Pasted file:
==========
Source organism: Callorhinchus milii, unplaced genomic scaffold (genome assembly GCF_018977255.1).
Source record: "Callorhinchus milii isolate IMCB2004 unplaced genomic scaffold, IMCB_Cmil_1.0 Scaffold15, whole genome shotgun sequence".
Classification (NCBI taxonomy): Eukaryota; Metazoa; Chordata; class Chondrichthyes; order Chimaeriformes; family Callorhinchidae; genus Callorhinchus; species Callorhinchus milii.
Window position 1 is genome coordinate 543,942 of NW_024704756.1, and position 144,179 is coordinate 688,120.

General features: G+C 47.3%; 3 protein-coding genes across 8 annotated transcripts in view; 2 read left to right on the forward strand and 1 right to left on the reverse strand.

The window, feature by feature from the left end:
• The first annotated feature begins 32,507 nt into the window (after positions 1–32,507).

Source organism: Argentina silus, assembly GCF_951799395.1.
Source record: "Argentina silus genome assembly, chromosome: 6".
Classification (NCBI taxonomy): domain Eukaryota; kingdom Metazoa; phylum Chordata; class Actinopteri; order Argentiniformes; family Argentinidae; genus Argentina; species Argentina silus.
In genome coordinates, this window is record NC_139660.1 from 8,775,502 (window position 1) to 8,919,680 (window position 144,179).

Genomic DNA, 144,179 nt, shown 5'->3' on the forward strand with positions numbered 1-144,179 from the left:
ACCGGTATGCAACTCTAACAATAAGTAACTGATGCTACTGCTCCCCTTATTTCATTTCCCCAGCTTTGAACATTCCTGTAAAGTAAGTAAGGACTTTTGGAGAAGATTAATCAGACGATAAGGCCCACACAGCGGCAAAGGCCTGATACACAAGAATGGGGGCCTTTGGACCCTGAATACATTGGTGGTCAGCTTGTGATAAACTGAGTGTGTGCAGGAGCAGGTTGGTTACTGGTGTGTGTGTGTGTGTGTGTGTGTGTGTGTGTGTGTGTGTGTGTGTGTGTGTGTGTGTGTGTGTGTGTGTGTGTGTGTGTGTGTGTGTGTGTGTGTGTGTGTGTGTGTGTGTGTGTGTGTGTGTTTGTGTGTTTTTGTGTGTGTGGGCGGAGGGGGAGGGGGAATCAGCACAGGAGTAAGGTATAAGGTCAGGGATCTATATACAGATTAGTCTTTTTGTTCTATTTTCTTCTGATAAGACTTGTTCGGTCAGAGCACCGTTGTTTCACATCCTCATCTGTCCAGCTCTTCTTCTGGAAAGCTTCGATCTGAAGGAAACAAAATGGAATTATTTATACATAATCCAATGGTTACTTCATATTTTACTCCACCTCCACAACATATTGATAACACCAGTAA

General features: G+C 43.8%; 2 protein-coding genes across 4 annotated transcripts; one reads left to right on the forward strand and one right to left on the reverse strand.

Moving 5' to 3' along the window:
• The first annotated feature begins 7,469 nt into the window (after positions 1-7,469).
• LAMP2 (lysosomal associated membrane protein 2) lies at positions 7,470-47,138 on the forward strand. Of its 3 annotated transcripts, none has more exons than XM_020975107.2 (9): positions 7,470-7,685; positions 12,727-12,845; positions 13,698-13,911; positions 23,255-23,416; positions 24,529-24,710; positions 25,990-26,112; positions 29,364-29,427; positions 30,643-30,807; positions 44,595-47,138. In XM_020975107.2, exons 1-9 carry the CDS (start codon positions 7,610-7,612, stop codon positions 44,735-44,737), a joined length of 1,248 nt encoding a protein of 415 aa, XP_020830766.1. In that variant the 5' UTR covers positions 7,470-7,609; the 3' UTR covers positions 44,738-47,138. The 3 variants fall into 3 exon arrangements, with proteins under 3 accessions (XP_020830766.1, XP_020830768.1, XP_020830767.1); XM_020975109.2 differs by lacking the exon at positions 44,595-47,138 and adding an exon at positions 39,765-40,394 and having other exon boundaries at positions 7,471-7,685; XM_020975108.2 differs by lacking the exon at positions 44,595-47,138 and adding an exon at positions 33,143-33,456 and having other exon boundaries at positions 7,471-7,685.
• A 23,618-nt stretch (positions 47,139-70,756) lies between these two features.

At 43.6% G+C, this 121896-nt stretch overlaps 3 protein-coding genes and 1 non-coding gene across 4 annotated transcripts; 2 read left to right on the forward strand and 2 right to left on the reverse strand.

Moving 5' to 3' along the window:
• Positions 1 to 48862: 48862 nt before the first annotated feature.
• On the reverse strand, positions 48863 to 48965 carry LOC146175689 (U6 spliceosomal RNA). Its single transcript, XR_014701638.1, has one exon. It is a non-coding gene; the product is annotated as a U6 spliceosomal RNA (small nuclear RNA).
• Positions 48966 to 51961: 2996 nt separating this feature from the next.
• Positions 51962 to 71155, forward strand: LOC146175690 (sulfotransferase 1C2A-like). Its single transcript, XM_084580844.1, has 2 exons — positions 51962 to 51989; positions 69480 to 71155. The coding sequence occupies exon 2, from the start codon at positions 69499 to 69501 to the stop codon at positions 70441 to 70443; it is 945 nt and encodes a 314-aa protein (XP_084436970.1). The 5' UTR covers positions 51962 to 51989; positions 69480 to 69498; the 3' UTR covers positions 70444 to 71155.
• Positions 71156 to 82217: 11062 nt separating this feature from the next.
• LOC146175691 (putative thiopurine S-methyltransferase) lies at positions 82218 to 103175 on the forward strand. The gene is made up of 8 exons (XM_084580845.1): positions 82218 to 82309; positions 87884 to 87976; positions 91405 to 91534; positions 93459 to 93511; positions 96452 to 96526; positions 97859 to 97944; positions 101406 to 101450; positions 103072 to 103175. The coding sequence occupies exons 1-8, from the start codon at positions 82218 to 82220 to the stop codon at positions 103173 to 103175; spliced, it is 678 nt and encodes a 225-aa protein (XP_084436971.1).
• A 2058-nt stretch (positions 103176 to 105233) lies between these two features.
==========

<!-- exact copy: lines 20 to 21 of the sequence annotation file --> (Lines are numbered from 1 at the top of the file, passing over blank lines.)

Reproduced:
Moving 5' to 3' along the window:
• Positions 1 to 48862: 48862 nt before the first annotated feature.